2. Tin Hau (天后), Taoist Goddess of the Sea
You know you’re doing okay when you’ve got an MTR station named after you. And with over 60 Hong Kong temples dedicated to your name, an MTR station is the least you could expect in recognition of your years of hard work.
As a city reliant on the sea throughout its history, it is unsurprising that Tin Hau has long been one of Hong Kong’s most important deities. Protecting the fishermen and seafaring communities that have sustained Hong Kong since its early days, many of the city’s Tin Hau temples may now be rather less close to the shoreline than they were originally, but they are no less important to those that depend on her protection.
Of the many Hong Kong Temples dedicated to Tin Hau, three in particular deserve a mention: The Tin Hau Temple of Tin Hau Station fame is probably the most well known, but much more interesting is the Tin Hau Temple of Temple Street fame in Yau Ma Tei. While the Tin Hau Temple at Joss House Bay, is the oldest and the largest Tin Hau Temple in Hong Kong and the destination for the thousands of visitors that arrive each year to pay their respects on the day of Tin Hau’s birthday.
3: Wong Tai Sin (黃大仙), Taoist God of Fortune
The eponymous deity of arguably the most famous temple in Hong Kong, Wong Tai Sin is the beneficiary not just of having an MTR station named after him, but of having an entire Hong Kong district dedicated to his name.
Originally a 4th century Chinese monk going by the name of Huang Chu-ping, he was, according to his own account, “just a poor boy from a poor family.” Growing up in Zhejiang Province, China, he became a shepherd when he was young, and was visited, it is said, by an immortal who gave him the gift of immortality. He began practicing Taoism and was later deified as the Great Immortal Wong on Red Pine Hill.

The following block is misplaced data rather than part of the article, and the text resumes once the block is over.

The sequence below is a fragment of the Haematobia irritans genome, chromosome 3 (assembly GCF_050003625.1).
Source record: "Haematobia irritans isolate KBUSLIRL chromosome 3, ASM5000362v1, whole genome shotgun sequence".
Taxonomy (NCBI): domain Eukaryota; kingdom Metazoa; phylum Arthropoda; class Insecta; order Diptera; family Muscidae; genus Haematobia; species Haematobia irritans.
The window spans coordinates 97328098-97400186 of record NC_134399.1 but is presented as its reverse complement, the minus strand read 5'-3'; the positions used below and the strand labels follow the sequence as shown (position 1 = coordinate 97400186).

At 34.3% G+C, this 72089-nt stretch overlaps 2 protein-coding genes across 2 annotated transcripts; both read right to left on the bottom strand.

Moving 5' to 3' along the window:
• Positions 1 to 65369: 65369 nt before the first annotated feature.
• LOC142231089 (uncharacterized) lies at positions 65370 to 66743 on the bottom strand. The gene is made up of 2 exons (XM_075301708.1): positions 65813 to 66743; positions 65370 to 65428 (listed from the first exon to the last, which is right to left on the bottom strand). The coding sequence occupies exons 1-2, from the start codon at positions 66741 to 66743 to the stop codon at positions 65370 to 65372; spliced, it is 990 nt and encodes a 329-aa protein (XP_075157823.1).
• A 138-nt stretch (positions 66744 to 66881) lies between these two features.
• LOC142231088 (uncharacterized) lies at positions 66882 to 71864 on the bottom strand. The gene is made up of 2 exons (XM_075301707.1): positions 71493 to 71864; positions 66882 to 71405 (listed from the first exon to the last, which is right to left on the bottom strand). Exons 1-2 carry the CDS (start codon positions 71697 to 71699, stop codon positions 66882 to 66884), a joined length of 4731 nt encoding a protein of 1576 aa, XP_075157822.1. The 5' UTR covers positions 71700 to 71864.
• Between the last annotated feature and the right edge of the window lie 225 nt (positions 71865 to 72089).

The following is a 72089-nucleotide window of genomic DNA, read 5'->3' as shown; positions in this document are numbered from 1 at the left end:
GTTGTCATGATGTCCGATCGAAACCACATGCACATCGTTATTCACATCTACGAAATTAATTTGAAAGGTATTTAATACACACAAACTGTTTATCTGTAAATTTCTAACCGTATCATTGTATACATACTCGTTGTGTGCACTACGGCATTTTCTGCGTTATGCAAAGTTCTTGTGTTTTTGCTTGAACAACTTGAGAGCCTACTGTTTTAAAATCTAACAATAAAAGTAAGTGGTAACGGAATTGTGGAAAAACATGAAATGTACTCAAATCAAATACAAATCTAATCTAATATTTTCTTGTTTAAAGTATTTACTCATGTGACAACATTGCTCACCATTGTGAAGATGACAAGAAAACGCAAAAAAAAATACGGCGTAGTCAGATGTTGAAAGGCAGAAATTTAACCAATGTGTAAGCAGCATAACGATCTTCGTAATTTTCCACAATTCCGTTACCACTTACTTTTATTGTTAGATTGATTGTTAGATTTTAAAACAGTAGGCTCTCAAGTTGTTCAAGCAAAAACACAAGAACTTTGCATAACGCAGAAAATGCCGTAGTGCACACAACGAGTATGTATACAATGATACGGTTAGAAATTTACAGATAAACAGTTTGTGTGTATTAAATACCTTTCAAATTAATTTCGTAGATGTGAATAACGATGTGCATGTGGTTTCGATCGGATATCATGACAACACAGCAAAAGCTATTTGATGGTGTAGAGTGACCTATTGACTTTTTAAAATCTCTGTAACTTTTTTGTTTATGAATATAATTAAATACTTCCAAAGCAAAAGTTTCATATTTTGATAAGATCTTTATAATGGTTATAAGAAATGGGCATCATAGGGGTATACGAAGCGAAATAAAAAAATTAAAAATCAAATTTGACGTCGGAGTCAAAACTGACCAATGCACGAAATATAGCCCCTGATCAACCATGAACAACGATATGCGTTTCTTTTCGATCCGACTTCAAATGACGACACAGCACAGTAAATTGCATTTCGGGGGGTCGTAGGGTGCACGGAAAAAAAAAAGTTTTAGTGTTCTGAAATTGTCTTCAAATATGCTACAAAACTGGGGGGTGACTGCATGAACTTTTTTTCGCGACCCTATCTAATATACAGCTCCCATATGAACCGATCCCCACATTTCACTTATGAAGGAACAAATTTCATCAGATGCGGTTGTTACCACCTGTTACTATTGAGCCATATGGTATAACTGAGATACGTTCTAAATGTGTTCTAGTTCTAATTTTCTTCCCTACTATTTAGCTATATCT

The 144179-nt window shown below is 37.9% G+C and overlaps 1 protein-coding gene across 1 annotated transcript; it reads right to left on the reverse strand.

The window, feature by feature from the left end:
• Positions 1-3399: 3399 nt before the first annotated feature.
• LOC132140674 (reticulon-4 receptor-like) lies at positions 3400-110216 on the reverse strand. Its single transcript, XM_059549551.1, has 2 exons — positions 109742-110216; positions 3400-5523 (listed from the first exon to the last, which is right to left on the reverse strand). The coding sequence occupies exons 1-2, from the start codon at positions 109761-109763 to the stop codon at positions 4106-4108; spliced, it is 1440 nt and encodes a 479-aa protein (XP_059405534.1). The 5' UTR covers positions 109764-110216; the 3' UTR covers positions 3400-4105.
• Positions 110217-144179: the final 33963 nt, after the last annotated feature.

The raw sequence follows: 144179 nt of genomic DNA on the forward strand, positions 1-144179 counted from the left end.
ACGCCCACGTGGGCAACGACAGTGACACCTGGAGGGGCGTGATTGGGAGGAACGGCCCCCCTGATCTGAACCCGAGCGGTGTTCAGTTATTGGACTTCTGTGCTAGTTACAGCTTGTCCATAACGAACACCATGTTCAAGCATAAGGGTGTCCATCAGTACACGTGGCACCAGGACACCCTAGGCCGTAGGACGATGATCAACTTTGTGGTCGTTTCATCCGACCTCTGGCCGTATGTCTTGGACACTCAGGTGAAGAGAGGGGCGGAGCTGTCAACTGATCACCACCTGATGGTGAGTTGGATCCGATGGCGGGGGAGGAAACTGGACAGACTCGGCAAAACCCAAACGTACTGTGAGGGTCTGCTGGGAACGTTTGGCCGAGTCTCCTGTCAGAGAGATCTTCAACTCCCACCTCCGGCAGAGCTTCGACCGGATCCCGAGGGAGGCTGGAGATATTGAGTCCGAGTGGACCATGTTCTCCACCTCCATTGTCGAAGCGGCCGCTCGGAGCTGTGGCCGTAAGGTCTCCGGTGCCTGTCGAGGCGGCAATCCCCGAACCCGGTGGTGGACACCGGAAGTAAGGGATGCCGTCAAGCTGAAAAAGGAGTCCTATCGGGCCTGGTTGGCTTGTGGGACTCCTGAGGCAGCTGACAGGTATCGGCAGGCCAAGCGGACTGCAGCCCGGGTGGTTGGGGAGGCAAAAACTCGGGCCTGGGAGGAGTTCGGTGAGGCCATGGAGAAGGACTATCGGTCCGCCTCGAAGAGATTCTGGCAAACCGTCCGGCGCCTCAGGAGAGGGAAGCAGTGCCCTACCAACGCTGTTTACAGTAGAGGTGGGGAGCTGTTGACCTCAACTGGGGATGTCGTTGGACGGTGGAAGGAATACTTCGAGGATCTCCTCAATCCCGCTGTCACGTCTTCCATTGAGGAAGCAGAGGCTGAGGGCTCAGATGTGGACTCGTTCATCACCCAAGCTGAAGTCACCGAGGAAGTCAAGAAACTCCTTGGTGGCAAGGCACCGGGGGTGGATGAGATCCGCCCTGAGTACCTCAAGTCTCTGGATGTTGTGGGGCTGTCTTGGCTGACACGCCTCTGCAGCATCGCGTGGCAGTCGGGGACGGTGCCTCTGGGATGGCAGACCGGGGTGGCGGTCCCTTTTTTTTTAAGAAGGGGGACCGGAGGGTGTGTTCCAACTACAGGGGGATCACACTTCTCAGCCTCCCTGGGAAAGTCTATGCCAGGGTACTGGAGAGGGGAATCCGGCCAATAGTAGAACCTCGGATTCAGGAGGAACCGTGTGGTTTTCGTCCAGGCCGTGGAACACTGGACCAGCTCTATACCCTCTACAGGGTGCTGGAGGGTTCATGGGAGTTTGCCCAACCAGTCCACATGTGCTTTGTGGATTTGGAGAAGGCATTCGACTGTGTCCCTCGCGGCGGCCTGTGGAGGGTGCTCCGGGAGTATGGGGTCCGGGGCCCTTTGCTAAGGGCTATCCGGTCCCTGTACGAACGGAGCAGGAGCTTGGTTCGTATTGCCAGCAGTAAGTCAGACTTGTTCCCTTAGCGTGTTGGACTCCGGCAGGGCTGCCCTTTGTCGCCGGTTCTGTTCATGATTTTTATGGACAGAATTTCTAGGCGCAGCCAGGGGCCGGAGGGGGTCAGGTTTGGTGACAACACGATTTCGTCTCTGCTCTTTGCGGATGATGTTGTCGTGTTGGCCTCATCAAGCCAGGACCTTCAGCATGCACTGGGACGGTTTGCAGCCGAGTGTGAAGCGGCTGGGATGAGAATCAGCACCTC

These days, Wong Tai Sin is the go-to god for those seeking good fortune and guidance in their everyday lives. Wong Tai Sin’s birthday on the 23rd day of the 8th lunar month, is one of the busiest times of the year at the temple where “every prayer is answered”. Even more chaotic, however, is Chinese New Year, when thousands of people turn up hoping to be the first in line to offer their prayers as soon as midnight strikes on New Year’s Eve.
4. Guanyin (觀音), Goddess of Mercy
Predominantly a Buddhist figure, Guanyin, the Goddess of Mercy, is another of those gods that seems to pop up everywhere. Sitting cross-legged on her lotus leaf, dressed in her familiar white robes, she is said to be the embodiment of compassion – a Bodhisattva on a mission to cure the sick, protect the vulnerable and stamp out suffering the world over.